“It seems to me that sometime

The world must be

Cried dry.

 

That tears cannot flow forever

Even from humans

Like I.

 

But tears have a way of passing on-

Recycled by generations gone.

 

But someday God will wipe away

All the tears from

Our eyes.” *

 

cute-little-girl-crying
Photo credit: myria.com

 

I don’t know about you, but I can’t wait for that day.

 

*The author wishes to be anonymous.  Please do not copy this poem without contacting me first so that I can get permission for you from the author.  Thank you for understanding.

My “Why”

If you’ve been following my last few posts, you’ve probably noticed that I’ve been writing a lot about sexual abuse.  Maybe you’re wondering why.

A few weeks ago, I found myself asking “Why?” What is the real motive behind my writing about sexual abuse? Suddenly, I felt compelled by the Holy Spirit to write. So I sat down at the computer.  Within a few minutes, a poem was formed.

little girl in white dress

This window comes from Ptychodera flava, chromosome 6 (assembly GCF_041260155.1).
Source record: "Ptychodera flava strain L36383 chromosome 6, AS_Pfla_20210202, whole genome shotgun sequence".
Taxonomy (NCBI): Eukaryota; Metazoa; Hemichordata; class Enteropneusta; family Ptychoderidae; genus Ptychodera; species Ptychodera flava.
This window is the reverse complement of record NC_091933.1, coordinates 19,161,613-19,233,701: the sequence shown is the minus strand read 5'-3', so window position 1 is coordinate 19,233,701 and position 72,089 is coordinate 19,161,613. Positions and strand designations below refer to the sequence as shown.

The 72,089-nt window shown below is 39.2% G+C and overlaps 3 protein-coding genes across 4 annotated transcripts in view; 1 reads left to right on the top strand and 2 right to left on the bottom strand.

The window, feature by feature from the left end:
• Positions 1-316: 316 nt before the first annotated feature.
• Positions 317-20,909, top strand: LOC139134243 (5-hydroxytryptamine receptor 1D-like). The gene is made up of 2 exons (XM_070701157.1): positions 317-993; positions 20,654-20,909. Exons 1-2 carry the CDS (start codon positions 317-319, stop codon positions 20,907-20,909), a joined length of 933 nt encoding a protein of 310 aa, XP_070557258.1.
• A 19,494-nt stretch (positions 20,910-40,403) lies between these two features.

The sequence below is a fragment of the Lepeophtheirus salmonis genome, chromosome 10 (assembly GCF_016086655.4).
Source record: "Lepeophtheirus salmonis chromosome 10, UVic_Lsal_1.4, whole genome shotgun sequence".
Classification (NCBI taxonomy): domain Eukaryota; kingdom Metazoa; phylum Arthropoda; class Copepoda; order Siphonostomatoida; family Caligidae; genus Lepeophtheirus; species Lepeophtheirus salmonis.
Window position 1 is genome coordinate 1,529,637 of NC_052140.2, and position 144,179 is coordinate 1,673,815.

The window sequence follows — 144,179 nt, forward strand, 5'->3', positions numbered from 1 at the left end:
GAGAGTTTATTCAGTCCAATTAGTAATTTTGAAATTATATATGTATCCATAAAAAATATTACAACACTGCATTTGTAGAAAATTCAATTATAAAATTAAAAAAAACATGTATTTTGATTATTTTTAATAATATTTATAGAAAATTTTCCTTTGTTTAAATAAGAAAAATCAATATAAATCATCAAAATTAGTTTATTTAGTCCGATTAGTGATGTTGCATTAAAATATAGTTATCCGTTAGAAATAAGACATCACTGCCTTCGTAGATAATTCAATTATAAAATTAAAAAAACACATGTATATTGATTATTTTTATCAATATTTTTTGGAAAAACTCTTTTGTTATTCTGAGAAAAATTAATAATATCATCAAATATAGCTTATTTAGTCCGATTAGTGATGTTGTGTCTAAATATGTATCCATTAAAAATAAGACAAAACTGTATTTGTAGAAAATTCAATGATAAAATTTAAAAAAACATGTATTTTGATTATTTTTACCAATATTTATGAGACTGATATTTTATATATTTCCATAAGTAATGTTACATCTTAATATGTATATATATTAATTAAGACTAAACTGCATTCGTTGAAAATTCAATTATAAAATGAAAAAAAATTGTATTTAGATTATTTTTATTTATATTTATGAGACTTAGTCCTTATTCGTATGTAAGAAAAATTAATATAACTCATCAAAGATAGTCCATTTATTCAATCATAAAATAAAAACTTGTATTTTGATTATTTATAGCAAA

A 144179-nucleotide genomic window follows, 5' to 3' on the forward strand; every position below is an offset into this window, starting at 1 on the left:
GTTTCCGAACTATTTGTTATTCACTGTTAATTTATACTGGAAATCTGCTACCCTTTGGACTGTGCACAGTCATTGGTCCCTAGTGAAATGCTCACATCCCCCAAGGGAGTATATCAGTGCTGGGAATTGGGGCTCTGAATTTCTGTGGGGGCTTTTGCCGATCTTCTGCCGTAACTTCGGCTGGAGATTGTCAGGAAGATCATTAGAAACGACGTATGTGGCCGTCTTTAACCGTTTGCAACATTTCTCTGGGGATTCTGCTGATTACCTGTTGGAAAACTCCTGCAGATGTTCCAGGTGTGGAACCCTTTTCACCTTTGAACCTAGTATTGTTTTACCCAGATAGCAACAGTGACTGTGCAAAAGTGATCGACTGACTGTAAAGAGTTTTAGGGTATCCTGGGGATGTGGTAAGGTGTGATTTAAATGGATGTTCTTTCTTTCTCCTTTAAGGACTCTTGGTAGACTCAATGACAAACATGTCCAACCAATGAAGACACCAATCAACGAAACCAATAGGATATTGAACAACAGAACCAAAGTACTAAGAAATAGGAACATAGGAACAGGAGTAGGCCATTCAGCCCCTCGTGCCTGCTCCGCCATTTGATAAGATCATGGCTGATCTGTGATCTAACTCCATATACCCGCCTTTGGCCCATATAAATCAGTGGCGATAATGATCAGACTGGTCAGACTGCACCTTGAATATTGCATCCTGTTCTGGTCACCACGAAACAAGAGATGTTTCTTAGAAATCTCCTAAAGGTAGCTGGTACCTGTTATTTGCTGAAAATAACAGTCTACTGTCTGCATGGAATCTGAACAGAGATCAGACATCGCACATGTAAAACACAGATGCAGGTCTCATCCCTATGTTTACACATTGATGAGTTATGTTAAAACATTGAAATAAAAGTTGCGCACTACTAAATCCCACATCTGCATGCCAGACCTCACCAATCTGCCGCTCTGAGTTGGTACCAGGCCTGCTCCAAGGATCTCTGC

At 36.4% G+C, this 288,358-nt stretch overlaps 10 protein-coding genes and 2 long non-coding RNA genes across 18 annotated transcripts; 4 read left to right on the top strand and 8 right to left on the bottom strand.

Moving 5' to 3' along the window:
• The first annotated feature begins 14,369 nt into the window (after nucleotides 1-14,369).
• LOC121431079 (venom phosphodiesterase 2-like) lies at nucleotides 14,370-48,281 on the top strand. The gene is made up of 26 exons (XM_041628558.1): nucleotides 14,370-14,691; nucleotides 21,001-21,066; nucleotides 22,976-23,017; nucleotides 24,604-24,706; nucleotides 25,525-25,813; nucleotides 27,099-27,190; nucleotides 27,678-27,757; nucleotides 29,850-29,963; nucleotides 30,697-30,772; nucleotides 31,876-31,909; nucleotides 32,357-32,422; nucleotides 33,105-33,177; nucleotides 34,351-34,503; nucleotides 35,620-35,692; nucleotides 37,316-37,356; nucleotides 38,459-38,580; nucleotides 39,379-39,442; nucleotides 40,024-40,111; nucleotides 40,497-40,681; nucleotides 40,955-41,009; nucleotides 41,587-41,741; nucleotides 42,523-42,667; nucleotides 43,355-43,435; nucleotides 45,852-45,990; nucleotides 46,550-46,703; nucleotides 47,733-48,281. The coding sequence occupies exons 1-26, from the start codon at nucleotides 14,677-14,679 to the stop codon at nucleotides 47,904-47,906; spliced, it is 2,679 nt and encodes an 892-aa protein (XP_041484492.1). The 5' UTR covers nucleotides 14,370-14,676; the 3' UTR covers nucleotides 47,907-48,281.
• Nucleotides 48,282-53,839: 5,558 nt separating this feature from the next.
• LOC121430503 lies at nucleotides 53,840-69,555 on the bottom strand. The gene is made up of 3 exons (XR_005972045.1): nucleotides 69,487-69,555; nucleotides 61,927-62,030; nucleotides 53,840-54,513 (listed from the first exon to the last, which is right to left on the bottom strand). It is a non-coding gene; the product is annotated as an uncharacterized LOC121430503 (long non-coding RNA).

The Little Girl*

 

Once there was a little girl,

With pure and childlike trust.

But one day this girl became

An object of one’s lust.

He told her she was pretty;

That what he did was love.

How that must have hurt the heart

Of God in heaven above.

The little girl believed him.

Even though this “love” hurt.

It made her feel so yucky,

And like a piece of dirt.

The pain became unbearable.

She blocked it from her mind.

It lay there many years until

Jesus she did find.

He beckoned her to come to Him.

She came with shame and fears.

Her dress was dirty and torn

Her eyes were filled with tears.

“May I carry all your pain?”

His voice so gently said.

“I’ve been waiting all these years.

It was for you I bled.”

She began to cry great heaving sobs.

Her chest hurt with the pain.

She lifted her eyes to His

And saw they held no blame.

“Yes, I’ll give it all to you,”

She uttered in reply.

And so He lifted all the pain.

She felt like she could fly.

“This is for you,” He said with love.

And handed her a dress.

“This is what I think of you-

Pure, clean and spotless.”

And so the little girl did dance

While Jesus held her hand.

And happy circles they did make